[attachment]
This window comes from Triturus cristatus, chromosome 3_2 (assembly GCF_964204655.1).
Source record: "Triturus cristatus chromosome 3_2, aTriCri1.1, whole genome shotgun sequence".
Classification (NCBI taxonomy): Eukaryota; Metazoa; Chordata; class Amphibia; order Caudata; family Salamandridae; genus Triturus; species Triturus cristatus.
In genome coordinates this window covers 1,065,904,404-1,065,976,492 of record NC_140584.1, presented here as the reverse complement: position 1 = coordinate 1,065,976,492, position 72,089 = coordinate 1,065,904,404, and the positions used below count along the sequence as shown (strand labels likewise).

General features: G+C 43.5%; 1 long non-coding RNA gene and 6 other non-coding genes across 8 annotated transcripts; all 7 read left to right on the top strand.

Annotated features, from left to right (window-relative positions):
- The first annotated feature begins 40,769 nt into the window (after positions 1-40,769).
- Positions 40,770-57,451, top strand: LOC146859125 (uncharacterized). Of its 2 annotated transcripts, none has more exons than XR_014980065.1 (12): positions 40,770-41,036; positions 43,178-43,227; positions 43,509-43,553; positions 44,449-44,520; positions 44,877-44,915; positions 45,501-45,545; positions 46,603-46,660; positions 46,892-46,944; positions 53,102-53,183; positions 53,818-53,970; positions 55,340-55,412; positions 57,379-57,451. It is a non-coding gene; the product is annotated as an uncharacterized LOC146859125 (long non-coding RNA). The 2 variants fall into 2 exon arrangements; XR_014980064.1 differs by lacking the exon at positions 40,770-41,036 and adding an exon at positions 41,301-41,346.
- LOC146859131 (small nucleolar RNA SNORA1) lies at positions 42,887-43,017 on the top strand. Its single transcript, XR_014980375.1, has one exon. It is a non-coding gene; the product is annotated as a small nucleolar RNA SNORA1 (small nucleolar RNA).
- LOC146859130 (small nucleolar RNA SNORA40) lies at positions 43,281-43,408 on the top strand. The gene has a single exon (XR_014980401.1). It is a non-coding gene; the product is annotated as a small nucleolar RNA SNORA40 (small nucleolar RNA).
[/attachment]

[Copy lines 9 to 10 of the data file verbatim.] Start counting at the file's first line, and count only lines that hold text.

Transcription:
- LOC146859131 (small nucleolar RNA SNORA1) lies at positions 42,887-43,017 on the top strand. Its single transcript, XR_014980375.1, has one exon. It is a non-coding gene; the product is annotated as a small nucleolar RNA SNORA1 (small nucleolar RNA).
- LOC146859130 (small nucleolar RNA SNORA40) lies at positions 43,281-43,408 on the top strand. The gene has a single exon (XR_014980401.1). It is a non-coding gene; the product is annotated as a small nucleolar RNA SNORA40 (small nucleolar RNA).